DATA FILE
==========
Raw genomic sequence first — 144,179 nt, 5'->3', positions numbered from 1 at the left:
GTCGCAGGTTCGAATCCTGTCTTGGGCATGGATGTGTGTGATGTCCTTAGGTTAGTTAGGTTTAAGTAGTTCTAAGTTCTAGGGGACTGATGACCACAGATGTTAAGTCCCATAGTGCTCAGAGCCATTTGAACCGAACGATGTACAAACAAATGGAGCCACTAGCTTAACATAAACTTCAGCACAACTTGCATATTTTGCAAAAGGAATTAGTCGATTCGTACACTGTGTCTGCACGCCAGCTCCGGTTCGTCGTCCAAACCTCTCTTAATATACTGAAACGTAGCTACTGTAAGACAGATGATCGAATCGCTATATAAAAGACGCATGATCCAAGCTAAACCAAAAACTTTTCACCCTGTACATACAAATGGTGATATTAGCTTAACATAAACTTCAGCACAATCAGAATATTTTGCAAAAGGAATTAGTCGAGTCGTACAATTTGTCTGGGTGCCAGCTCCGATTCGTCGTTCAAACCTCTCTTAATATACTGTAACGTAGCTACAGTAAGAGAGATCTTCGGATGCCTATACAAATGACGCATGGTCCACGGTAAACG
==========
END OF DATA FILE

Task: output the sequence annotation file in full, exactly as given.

Raw genomic sequence first — 144,179 nt, 5'->3', positions numbered from 1 at the left:
GTCGCAGGTTCGAATCCTGTCTTGGGCATGGATGTGTGTGATGTCCTTAGGTTAGTTAGGTTTAAGTAGTTCTAAGTTCTAGGGGACTGATGACCACAGATGTTAAGTCCCATAGTGCTCAGAGCCATTTGAACCGAACGATGTACAAACAAATGGAGCCACTAGCTTAACATAAACTTCAGCACAACTTGCATATTTTGCAAAAGGAATTAGTCGATTCGTACACTGTGTCTGCACGCCAGCTCCGGTTCGTCGTCCAAACCTCTCTTAATATACTGAAACGTAGCTACTGTAAGACAGATGATCGAATCGCTATATAAAAGACGCATGATCCAAGCTAAACCAAAAACTTTTCACCCTGTACATACAAATGGTGATATTAGCTTAACATAAACTTCAGCACAATCAGAATATTTTGCAAAAGGAATTAGTCGAGTCGTACAATTTGTCTGGGTGCCAGCTCCGATTCGTCGTTCAAACCTCTCTTAATATACTGTAACGTAGCTACAGTAAGAGAGATCTTCGGATGCCTATACAAATGACGCATGGTCCACGGTAAACG